Plato's Republic is the most beautiful educational treatise ever written.
Plato is the visionary among Greek learning theorists. If Socrates is the Great Conversationalist and Aristotle the Great Systems Thinker, Plato is the Theorist of the Learning Organization. Not only did he devise the first blueprint for a learning organization, but he also contributed the first theory of the psychology of learning. We will look first at his vision of the learning organization.
And the teachers will continue learning as well.
—Plato, 400 B.C.
Plato outlines his vision for a continuous learning organization in the Republic and in the Laws. At the center of his system is the concept of the Philosopher King, a sort of CEO and Chief Learning Officer combined into one, which Plato terms a Director of Education. In the ideal Republic, learning is available to all:
Schooling will be open to all and schools should be located in the city as well as the country. The Director of Education shall act as general tutor and interpreter of material that is to be learned. More-over he will direct the teachers to teach as well as to continue to update their curricula. And he shall also insist that the teachers themselves shall continue learning as well.
Plato's grand vision of a city-wide learning organization failed, but he did manage to create a smaller version in Athens, which he called the Academy. This school attracted such renowned students as Aristotle, who in turn taught Alexander the Great. And with this academy, the tradition of continuous learning, at least on a small scale, was initiated in the West, and it would never be halted again.
Two horses draw my chariot, Reason and Emotion.
—Parmenides, 450 B.C., Socrates' teacher
Drawing on theories of philosophers who came before, Plato initiated the field of psychology, formulating three domains that, 2,500 years later, remain practically unchanged in the hands of present-day learning psychologists. Each of us, Plato writes, operates in three psychological domains:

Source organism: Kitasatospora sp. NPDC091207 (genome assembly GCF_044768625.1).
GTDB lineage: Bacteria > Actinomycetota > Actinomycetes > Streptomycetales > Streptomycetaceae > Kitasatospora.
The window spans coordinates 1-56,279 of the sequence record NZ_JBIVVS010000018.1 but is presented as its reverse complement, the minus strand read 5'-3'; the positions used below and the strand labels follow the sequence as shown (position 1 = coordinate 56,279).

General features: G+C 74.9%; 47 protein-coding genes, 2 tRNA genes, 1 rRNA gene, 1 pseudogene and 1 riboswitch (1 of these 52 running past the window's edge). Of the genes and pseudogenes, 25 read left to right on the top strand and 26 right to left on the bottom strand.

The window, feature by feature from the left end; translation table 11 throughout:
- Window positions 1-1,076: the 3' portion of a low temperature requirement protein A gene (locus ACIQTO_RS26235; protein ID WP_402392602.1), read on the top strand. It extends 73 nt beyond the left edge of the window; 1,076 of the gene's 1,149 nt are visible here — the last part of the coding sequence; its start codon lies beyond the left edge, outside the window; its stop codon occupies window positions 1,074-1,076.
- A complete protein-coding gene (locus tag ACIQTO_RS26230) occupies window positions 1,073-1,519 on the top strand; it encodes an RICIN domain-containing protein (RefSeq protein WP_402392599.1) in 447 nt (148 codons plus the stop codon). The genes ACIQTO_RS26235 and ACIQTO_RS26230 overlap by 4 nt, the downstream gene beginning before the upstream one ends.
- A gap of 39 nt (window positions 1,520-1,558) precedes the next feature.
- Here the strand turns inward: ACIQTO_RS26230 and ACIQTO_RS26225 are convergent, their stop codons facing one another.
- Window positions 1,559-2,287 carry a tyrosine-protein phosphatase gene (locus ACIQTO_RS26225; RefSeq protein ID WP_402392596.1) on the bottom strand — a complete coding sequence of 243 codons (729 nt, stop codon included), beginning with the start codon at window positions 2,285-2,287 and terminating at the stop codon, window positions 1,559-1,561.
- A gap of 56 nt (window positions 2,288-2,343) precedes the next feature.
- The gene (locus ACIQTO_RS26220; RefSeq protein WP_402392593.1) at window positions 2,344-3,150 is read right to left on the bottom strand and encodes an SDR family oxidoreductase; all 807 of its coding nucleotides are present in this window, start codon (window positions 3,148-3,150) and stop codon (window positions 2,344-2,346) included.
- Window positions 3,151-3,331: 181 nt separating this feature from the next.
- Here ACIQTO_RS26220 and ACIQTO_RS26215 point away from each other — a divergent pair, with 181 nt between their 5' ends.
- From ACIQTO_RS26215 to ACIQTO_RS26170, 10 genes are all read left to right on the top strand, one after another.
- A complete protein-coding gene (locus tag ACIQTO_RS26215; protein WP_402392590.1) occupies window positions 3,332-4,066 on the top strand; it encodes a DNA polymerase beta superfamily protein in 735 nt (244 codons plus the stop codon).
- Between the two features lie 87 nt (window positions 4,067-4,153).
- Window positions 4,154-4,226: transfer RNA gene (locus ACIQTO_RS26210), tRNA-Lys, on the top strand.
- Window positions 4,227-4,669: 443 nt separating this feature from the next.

We learn with one part of our nature
We feel angry with another part
And the third part is physical desire
In more modern terms the domains can be summarized as follows:
Learning belongs to the knowledge domain
Emotions belong to the feeling domain
Desire belongs to the physical domain
These three domains, with a shift in the third domain to physical skills, are the direct forerunners of our modern domains of "knowledge, skills, and attitudes (emotions)" in the training arena (see following section on Aristotle).
The Charioteer "Reason" Steers Physical Skill and Emotional Attitude. Reason, for Plato, is the defining trait in the learning process. Reason not only links knowing with doing but, in a famous analogy, he compares Reason to a charioteer steering two horses—the horses of Physical Skill and Emotional Attitude. Reason, according to Plato, keeps these in check and on track.
Learning Through Games and Simulations. Games and pleasure are prime motivators of learning, according to Plato. "Mathematics should be learned through recreational games, the way the Egyptians do, through amusement and pleasure."
Learning Through the Theater of Humor. Plato often portrayed learning as a form of theater: "Serious things must be understood through humorous things," he writes. In learning it is effective "to utilize characters and scenes from the theater and the world of comedy."
Learning in Frequent Brief Intervals. "The young always do better when the learning process is divided into brief but frequent intervals."
A Blueprint for Lifelong Learning. In laying down the rules for life-long learning, Plato compares the process to the building of a ship of life: "Let us now speak of teaching," he writes in The Laws, "as the shipwright first sketches the blueprint of a ship in outline, laying down the lines of the keel before beginning construction, so we lay down here the blue-print for the voyage through life."
Plato: Republic and Laws.
Thomas Davidson: Aristotle and Ancient Educational Ideals.
Robert Ulich: History of Educational Thought.
Robert Ulich (ed.): Three Thousand Years of Educational Wisdom.
Wade Baskin (ed.): Classics in Education.